In my initial rough plan for the trip, I’d estimated that the trip would take 5 to 6 months, which meant that I would need to apply for a 6 month B2 tourist visa.
Now that I was a freebird, I started to investigate this visa a little more. All the official US sites I visited, such as the US Department of State and the London US Embassy, seem to suggest that it is entirely possible for me to get a B2 visa if I wish to stay longer than the visa-free 90 days from the Visa Waiver Program. However, I came across the America Expat Forum for expats living in America. This forum had previously had a lot of discussion on tourist visas which cast real doubt on whether I would be granted a visa.
My take on the consensus on the forum was that unless you were over retirement age you would not be granted a 6 month B2 visa if you were eligible under the Visa Waiver Program. There were quite a few reports of people being refused a visa, but I could find none of a visa being granted. I can sort of understand the rational for this “policy”, but it does lead to a bit of a double standard. Most Americans have only 10 days or so annual leave entitlement from their employment, whereas 20+ days is the norm in Europe (I had 35 days when I worked in France). Long holidays in the US are uncommon, so the implicit assumption is that anyone wanting to stay for more than 90 days must want/need to work there – unless they are retired. I know I am in a very fortunate financial position, but I can’t be the only person who wants to take a mid-career break and legitimately travel the US for more than 3 months without wanting or needing to work. The double standard is that the Visa Waiver Program (VWP) now appears to be a bit of a handicap for a longer stay. I’d assume that the countries in the VWP are the “friendliest” with the US, and I imagine that at least some of the applicants from non-VWP countries are granted B2 visas under retirement age, which kind of implies that some of the citizens of “less friendly” countries can stay longer than citizens of the “friendlier” countries. That don’t seem right somehow.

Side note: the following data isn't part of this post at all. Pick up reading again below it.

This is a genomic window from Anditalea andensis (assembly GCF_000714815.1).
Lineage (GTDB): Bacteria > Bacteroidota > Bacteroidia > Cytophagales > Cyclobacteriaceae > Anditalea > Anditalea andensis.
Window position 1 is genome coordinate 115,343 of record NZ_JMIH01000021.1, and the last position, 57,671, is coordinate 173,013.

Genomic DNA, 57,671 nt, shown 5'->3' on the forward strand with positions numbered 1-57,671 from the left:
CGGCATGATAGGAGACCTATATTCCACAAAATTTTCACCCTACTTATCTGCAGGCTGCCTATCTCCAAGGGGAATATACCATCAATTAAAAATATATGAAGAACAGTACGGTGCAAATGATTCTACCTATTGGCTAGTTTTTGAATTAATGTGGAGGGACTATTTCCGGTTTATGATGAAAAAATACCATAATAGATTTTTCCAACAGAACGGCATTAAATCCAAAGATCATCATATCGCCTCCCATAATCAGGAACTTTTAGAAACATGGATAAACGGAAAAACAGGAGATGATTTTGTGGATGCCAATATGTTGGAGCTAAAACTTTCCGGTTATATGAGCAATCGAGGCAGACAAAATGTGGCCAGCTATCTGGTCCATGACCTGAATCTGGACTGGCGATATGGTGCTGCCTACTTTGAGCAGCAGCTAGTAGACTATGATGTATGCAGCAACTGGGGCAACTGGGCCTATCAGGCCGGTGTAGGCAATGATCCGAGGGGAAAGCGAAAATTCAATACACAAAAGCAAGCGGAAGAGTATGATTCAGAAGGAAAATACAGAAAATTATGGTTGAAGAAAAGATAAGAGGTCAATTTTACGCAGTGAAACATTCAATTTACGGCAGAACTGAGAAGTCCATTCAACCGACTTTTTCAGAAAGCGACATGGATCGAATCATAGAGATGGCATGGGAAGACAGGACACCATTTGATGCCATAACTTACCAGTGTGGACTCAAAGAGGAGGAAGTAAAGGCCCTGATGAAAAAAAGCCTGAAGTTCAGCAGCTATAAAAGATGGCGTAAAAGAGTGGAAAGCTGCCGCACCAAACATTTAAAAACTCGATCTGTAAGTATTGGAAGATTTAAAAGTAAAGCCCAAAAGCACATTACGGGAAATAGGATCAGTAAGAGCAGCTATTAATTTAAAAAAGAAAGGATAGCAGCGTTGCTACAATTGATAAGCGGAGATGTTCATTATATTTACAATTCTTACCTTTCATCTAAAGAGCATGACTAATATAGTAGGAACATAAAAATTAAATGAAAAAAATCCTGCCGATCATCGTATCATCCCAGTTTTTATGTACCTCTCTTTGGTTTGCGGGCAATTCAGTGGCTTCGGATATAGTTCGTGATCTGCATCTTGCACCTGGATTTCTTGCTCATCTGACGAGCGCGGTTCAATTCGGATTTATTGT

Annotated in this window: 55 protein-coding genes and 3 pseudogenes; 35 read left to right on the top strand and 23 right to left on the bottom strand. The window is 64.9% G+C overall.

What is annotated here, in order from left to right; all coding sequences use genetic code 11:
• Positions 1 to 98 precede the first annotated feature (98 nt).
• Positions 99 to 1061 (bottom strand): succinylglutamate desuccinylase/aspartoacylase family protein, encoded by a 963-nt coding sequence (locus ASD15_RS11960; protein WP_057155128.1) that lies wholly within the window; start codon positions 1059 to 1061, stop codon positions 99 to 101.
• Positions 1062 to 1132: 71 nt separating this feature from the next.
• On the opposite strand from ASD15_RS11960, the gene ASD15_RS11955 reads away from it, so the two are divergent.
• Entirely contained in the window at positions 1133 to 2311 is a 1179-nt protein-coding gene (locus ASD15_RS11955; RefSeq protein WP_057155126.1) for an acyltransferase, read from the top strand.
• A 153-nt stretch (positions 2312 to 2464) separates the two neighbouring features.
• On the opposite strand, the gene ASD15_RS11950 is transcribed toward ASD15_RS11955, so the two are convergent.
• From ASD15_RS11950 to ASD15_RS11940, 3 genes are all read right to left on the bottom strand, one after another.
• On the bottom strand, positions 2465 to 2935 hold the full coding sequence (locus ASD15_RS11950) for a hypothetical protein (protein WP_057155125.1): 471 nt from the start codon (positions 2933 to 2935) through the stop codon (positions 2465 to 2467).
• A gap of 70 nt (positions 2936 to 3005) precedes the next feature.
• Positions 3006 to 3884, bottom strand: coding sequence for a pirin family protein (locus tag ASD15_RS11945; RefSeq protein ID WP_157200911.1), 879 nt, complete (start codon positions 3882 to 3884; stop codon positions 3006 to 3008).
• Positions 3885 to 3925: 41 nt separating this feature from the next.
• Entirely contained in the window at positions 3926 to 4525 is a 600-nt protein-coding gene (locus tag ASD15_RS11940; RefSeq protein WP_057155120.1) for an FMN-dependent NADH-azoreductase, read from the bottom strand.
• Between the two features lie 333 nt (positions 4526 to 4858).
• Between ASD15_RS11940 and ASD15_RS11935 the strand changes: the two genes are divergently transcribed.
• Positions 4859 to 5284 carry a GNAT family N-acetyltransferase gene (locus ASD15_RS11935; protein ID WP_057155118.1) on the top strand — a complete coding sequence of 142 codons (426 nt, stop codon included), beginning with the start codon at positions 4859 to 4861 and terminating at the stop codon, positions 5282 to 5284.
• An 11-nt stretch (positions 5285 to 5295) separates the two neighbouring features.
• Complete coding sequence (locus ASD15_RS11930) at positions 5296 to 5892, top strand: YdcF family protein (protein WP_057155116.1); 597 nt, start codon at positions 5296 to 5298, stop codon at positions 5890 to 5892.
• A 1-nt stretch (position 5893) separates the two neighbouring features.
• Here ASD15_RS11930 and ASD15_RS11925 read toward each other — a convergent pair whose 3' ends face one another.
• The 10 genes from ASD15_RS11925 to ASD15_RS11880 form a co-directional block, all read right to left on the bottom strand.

I must confess, I didn’t put the B2 visa application process to the test. I was quite free to apply for the visa, and if it was refused to try to enter the US under the VWP, but there is a downside to having a visa rejected. Apparently, to enter the US you must declare if you have had any previous visa applications refused. Now call me a skeptic, but I’d bet that a refused visa declared on your ESTA (Electronic System for Travel Authorisation) application is going to flag you up for a second look – and could well increase the risk of being refused entry to the US. This is a risk I didn’t want to take.
When you enter the US, you will have a little chat with the nice officer from the Customs and Border Protection (CBP). Even with an ESTA authorisation (or a visa for that matter), entry to the US is at the sole discretion of the individual CBP officer. If the CBP officer doesn’t like the cut of your gib, then you may be sent straight back to where you came from on the next available flight. If that flight isn’t until the next day, you may have to spend the night in goal. All the money you have spent on flights and accommodation will be wasted.
Now I don’t believe that refused entry is that common for most people from the UK wishing to visit the US – but most of those are only visiting for a few weeks and the Americans are very suspicious of people coming and trying to work in their country. No one I know personally has been refused entry, but it certainly does happen. And under the VWP, there is no appeal – the CBP officers decision is final. For a long trip like mine, with all the up front cost, increasing the risk of refused entry was not something I was prepared to do.
Without a B2 visa, my trip was limited to 90 days. There was no way I could visit all of the Lower 48 in 90 days, well not if I wanted to stop and see anything as I went and even then it would be hard riding all the way. This gave me a problem.
For a few minutes, I thought I had solved the problem. My trip was certainly going to be taking me close to both the Canadian and Mexican borders at times. All I would have to do is pop over the border for a day or two, and reset my 90 days in the US when I crossed back. This solution is so easy and obvious that a little condition has been added to the 90 day entitlement. You need to leave the North American continent within 90 days, not just the United States. Bang went that idea.
Hmm, a re-plan was required.